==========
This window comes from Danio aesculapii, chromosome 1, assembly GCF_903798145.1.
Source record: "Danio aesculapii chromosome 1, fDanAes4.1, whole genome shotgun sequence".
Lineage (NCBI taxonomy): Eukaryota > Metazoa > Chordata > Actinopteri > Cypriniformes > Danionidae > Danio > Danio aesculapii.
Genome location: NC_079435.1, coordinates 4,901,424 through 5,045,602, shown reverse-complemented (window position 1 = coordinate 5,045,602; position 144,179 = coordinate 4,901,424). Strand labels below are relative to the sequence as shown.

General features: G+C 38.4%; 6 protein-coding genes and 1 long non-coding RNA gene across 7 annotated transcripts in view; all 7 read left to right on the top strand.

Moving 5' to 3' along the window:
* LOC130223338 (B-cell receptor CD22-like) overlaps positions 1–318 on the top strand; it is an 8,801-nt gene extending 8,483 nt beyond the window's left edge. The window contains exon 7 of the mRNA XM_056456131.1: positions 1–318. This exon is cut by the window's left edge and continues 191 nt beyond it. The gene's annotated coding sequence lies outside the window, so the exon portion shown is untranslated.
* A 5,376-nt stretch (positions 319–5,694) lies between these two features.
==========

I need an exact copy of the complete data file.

This window comes from Danio aesculapii, chromosome 1, assembly GCF_903798145.1.
Source record: "Danio aesculapii chromosome 1, fDanAes4.1, whole genome shotgun sequence".
Lineage (NCBI taxonomy): Eukaryota > Metazoa > Chordata > Actinopteri > Cypriniformes > Danionidae > Danio > Danio aesculapii.
Genome location: NC_079435.1, coordinates 4,901,424 through 5,045,602, shown reverse-complemented (window position 1 = coordinate 5,045,602; position 144,179 = coordinate 4,901,424). Strand labels below are relative to the sequence as shown.

General features: G+C 38.4%; 6 protein-coding genes and 1 long non-coding RNA gene across 7 annotated transcripts in view; all 7 read left to right on the top strand.

Moving 5' to 3' along the window:
* LOC130223338 (B-cell receptor CD22-like) overlaps positions 1–318 on the top strand; it is an 8,801-nt gene extending 8,483 nt beyond the window's left edge. The window contains exon 7 of the mRNA XM_056456131.1: positions 1–318. This exon is cut by the window's left edge and continues 191 nt beyond it. The gene's annotated coding sequence lies outside the window, so the exon portion shown is untranslated.
* A 5,376-nt stretch (positions 319–5,694) lies between these two features.